India has the largest higher education system in terms of the number of higher education institutions and the second largest in terms of enrolment, following only China. From about 20 universities and 500 colleges in 1947, the numbers have grown to 712 universities and 36671 colleges in 2014. As the number of institutions and students multiplied, there was no commensurate change in the management structure of the system. It is to the nation’s credit that such a humongous system keeps functioning smoothly despite inherent structural complexities, aggravated in the last decade due to rapid massification of the sector.
The structural constraints are manifest at the macro and micro levels, starting from the management of the system as a whole to the basic unit, colleges, that are meant to do the real work of delivering higher education.
Higher education is the responsibility of both the Central and State governments. While the major responsibility of establishing, funding and managing the universities and colleges lie with the respective State governments, the Central government provides overall guidance and policy direction. Universities are the only institutions with degree granting powers when they are “. . . established or incorporated by or under a Central Act, a Provincial Act or a State Act, and include[s] any such institution as may, in consultation with the University concerned, be recognised by the (University Grants) Commission in accordance with the regulations made in this behalf under the UGC Act, 1956.”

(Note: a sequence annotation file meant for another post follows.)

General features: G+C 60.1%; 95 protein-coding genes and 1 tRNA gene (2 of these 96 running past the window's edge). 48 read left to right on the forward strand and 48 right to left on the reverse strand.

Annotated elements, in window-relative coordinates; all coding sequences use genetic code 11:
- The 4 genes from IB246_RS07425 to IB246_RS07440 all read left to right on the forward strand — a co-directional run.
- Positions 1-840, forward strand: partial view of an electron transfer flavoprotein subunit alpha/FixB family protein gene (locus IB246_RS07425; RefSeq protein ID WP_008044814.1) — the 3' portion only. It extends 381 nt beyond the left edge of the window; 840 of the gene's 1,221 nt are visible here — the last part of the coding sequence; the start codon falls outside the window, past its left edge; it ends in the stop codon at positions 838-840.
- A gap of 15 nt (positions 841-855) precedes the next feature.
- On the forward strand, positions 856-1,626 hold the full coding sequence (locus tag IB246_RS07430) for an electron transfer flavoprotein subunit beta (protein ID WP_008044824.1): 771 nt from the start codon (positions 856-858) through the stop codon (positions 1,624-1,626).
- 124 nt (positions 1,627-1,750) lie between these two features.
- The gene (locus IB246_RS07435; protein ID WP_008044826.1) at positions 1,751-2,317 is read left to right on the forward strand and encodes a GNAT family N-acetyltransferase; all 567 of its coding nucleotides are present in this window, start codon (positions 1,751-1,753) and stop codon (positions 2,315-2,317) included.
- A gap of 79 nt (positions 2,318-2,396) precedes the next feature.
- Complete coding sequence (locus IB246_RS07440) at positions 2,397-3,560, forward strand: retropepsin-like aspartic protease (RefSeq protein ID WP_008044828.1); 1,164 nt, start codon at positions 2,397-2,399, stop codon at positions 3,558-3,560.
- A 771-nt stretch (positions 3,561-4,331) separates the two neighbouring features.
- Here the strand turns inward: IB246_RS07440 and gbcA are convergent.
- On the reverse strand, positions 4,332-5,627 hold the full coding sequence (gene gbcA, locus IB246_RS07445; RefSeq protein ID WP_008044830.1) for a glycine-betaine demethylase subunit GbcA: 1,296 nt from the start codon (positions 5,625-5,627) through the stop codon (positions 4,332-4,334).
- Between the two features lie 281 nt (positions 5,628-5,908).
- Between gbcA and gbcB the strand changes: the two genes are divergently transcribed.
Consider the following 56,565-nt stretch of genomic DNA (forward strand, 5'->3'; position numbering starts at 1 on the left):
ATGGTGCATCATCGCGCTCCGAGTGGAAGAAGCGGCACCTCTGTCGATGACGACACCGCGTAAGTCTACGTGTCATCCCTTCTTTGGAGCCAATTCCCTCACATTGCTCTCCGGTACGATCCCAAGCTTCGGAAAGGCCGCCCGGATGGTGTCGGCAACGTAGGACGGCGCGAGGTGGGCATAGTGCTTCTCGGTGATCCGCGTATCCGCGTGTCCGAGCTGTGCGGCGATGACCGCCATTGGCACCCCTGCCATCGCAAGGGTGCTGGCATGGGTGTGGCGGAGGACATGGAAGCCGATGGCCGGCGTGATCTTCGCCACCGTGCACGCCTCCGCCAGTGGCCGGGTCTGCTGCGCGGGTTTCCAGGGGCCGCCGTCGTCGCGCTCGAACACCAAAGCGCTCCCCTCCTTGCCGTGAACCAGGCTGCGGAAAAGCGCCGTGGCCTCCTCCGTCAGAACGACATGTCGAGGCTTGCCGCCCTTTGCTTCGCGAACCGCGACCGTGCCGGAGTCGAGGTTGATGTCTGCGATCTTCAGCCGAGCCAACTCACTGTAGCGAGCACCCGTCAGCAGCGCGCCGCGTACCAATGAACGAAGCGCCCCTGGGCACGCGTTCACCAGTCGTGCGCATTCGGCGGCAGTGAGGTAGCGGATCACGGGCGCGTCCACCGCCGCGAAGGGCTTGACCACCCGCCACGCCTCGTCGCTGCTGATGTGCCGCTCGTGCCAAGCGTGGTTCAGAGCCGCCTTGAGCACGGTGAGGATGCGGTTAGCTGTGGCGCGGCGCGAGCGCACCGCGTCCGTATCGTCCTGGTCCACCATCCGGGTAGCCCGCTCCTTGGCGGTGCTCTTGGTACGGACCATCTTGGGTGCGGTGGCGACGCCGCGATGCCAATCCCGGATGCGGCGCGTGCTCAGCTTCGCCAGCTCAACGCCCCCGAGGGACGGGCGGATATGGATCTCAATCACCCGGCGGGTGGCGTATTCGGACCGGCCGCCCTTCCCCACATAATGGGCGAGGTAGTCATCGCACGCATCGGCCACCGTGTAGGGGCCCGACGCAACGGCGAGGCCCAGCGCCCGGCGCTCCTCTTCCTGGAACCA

Though the UGC is the most important Central regulatory body in the higher education sector with a mandate to promote, coordinate and maintain standards in higher education, there are other regulatory bodies. For example, technical education is regulated by the All India Council for Technical Education (AICTE) and agricultural education by the Indian Council of Agricultural Research (ICAR). Therefore, in addition to the regulations of the UGC, institutions are accountable to other Independent Central authorities concerned like AICTE, ICAR, Bar Council of India (BCI), Medical Council of India (MCI), Indian Nursing Council (INC), Distance Education Council (DEC), National Council for Teacher Education (NCTE), etc. As there are multiple autonomous bodies with overlapping functions and mandates, there is a need for a clear coordination mechanism that is, unfortunately, absent. In spite of recommendations to establish an umbrella regulatory body, the issue still remains unaddressed. At present, various Central regulatory bodies act in silos, forcing universities to do a balancing act in complying with varied rules and regulations.
The regulatory environment at the State level has hardly any regulatory or administrative body, except the higher education departments that perform routine and rudimentary tasks. Recently, most of the States have created higher education councils to coordinate the States and Central regulatory bodies. This is still at embryonic stage and needs to go a long way to yield results. As the department of higher education of the States are busy dealing with routine issues, there is hardly any time or energy left for planning or development of the higher education at the State level, the backbone of the higher education system of the nation.